Malaysia food outlet operators to maintain prices for drinks - with or without sugar

Malaysia food outlet operators to maintain prices for drinks - with or without sugar

PETALING JAYA - Despite calls by consumers, operators of food outlets say there will be no price reduction when customers order beverages minus sugar.

Malaysia-Singapore Coffee Shop Proprietors' General Association president Ho Su Mong said the decision was made as the roasting process of coffee beans required a huge amount of sugar and margarine during the caramelisation stage.

"Whether consumers decide to put sugar in their coffee does not make much difference to the cost," he added.

Consumers and consumer-related non-­governmental organisations had recently called on eateries to charge a lower price for drinks ordered without the sugar.

This followed the announcement in Budget 2014 that the sugar subsidy of 34 sen (S$0.13) per kilo would be abolished.

Ho claimed that although sugar prices had gone up several times in the past few years, coffee shop operators had absorbed the higher costs.

Asked if prices of drinks and sweet foodstuff would also be increased in tandem with the removal of sugar subsidy, Ho said: "We need a month or two to see the real impact of the price increase.

"If it's too much to bear, we will have to pass the cost on to the consumer."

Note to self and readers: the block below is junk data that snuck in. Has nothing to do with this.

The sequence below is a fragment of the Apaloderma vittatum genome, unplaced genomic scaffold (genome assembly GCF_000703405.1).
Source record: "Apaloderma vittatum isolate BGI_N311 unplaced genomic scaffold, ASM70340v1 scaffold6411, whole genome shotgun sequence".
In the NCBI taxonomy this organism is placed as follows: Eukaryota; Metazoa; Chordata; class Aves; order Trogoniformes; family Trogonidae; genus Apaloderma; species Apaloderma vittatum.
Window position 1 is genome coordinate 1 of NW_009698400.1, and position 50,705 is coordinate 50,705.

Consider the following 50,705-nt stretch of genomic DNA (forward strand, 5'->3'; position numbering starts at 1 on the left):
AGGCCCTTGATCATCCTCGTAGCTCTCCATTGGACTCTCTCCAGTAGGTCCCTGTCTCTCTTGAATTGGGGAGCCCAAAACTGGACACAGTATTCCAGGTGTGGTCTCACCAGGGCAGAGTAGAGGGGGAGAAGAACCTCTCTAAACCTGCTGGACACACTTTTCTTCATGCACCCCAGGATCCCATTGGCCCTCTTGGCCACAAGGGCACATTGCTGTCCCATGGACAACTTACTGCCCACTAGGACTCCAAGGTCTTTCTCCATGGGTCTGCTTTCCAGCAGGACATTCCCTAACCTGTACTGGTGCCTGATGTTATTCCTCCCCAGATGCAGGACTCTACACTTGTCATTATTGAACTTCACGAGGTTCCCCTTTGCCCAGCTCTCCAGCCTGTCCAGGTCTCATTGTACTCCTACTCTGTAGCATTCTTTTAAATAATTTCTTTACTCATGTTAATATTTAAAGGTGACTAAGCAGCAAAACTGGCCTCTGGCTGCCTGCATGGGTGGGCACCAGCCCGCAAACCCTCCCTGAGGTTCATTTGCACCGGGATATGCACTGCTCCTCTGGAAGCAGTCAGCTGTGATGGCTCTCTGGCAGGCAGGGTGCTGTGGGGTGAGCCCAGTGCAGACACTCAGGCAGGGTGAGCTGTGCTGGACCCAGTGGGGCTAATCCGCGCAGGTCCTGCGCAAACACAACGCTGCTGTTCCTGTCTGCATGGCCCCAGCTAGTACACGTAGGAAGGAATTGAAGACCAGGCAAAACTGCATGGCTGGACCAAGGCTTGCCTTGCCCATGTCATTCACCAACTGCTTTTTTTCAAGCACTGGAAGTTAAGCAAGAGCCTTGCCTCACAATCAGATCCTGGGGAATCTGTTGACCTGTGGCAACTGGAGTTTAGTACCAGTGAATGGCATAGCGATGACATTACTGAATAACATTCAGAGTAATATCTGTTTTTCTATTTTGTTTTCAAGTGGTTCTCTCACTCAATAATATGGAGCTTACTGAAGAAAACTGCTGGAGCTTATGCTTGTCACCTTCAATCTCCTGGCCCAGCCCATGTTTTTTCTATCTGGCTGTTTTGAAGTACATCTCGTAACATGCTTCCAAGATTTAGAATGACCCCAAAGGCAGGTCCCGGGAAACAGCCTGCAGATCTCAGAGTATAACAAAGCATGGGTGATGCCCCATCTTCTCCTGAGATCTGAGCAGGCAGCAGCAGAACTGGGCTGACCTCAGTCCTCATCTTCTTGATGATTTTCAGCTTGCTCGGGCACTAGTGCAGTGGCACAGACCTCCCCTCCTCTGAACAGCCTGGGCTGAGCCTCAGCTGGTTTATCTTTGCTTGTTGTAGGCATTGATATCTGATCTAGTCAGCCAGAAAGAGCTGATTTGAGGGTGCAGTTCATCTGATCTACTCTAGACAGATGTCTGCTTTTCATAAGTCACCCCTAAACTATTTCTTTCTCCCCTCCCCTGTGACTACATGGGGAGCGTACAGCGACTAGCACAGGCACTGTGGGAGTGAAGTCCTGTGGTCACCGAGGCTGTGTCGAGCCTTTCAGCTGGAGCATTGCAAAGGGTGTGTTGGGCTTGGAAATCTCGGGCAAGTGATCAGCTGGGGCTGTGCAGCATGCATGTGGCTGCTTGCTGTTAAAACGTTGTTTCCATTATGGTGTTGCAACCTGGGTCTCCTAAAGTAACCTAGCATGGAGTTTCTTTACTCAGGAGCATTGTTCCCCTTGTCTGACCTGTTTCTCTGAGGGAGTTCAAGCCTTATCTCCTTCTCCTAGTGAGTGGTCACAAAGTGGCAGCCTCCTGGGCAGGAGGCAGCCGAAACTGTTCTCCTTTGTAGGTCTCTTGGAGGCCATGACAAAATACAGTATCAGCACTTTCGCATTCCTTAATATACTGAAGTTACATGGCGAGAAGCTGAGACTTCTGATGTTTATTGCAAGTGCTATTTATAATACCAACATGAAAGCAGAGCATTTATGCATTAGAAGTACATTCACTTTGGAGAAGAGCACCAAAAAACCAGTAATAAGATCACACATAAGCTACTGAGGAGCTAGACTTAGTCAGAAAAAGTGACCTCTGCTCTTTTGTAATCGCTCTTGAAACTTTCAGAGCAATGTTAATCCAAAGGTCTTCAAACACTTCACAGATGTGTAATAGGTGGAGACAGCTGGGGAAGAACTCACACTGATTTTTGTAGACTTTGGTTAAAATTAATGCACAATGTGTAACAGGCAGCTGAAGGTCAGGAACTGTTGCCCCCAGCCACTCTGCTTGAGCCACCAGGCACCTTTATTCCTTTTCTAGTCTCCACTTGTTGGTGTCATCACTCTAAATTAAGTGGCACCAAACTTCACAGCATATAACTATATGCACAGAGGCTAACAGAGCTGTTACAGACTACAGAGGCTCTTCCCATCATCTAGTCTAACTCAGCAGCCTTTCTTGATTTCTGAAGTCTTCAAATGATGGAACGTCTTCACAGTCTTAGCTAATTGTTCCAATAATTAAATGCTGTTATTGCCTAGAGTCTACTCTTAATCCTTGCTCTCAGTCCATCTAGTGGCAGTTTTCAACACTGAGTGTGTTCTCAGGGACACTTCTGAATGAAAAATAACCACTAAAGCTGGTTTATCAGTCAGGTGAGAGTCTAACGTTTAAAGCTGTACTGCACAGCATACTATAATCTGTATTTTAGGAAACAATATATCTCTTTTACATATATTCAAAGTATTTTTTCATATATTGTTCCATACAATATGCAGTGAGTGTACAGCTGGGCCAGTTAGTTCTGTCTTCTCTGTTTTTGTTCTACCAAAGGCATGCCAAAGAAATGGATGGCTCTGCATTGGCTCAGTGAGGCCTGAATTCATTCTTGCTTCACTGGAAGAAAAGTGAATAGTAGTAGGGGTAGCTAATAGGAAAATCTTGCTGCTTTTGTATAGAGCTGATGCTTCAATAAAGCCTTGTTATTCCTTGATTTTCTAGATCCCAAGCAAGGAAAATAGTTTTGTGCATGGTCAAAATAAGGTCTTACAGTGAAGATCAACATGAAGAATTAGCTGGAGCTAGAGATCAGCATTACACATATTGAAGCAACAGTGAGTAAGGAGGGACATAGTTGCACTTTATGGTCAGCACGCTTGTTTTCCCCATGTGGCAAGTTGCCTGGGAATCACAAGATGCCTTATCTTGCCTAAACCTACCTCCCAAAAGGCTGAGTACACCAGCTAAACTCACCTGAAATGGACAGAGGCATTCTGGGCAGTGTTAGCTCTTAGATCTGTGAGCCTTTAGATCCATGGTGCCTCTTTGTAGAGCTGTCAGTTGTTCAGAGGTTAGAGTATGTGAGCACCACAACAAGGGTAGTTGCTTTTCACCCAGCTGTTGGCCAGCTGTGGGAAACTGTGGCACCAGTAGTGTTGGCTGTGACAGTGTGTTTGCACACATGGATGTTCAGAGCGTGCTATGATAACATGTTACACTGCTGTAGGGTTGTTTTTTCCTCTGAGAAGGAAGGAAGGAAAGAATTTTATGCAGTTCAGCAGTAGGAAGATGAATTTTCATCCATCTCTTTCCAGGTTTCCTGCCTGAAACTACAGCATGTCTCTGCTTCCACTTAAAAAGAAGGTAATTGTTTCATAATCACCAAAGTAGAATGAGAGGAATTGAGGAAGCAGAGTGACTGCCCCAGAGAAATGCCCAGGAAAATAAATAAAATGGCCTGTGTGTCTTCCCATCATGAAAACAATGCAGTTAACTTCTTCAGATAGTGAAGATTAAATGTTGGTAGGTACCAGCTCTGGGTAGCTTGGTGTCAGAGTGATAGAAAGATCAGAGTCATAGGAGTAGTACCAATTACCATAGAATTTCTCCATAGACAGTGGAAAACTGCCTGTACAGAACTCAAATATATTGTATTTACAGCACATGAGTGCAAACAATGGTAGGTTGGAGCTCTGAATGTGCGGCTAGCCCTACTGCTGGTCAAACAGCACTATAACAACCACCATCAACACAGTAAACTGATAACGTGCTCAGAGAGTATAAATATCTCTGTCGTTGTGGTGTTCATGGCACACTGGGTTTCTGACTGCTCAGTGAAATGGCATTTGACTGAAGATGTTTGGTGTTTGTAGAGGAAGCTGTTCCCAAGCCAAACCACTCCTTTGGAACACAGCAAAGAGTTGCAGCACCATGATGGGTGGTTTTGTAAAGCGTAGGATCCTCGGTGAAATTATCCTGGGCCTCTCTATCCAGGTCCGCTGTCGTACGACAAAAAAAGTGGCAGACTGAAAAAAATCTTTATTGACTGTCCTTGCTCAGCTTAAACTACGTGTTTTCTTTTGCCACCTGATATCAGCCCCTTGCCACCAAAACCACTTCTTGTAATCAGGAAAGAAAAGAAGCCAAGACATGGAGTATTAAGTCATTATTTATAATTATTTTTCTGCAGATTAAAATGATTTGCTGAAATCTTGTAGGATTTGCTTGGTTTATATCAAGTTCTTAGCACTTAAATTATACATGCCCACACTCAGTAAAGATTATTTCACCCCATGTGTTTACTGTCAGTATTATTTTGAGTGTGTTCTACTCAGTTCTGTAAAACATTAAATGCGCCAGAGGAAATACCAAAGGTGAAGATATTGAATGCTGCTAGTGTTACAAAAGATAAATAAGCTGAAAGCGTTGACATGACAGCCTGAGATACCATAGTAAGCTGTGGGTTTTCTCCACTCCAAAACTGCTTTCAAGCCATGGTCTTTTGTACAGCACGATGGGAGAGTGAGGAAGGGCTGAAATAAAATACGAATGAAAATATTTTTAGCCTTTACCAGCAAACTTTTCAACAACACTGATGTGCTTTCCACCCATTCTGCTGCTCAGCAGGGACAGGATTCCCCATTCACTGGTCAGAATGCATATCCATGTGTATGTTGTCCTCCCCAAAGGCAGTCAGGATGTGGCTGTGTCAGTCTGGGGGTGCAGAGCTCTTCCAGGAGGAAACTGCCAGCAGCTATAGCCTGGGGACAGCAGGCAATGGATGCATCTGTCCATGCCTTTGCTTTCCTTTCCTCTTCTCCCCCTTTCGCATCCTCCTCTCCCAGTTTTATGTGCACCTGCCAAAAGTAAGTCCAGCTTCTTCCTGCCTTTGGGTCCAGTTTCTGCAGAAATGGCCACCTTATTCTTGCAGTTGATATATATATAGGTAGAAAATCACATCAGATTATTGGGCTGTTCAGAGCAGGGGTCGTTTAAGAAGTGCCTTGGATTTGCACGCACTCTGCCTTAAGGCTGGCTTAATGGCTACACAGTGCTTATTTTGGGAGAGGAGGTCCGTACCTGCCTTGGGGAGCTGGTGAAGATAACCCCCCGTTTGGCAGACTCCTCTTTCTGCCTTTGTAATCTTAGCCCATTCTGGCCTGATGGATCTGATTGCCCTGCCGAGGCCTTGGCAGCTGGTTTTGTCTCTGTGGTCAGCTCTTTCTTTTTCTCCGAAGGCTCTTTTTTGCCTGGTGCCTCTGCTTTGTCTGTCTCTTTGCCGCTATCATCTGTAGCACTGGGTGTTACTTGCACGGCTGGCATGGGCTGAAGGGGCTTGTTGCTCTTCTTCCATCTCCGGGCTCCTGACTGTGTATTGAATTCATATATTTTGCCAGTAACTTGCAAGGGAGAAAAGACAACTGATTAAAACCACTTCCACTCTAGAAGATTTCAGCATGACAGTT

Ho said there were other factors that would also contribute to a price increase in drinks which included a hike in shop rental as well as water, electricity and transportation fees.

Malaysian Indian Muslim Chamber of Commerce head Datuk Jamarulkhan Kadir, who is the former president of the Indian Muslim Restaurant Operators Association, also said there would not be different prices for sugared and sugar-free beverages.

"The increase in the price of sugar per kg is a few cents only and doesn't impact costs that much.

"Prices depend on cost and not taste. Can you have different prices for food that is more pedas (spicy)?

"If there is a minimal increase, we will absorb the cost.

"We don't want to burden the people. Mamak restaurants usually go for volume in business," said Jamarulkhan, who owns a chain of eateries.

He added that the increasing cost of rental was more worrying as it ate up a lot of the eateries' operating costs.

CEO of the Lotus chain of restaurants and companies Datuk Doraisingam Pillai also said there would not be separate prices for beverages.

Fomca secretary-general Datuk Paul Selvaraj said eateries should have separate pricing mechanisms if prices of drinks were being increased because of the sugar subsidy remova­l.

"If they are not increasing their prices, then it should not be a problem," he said.

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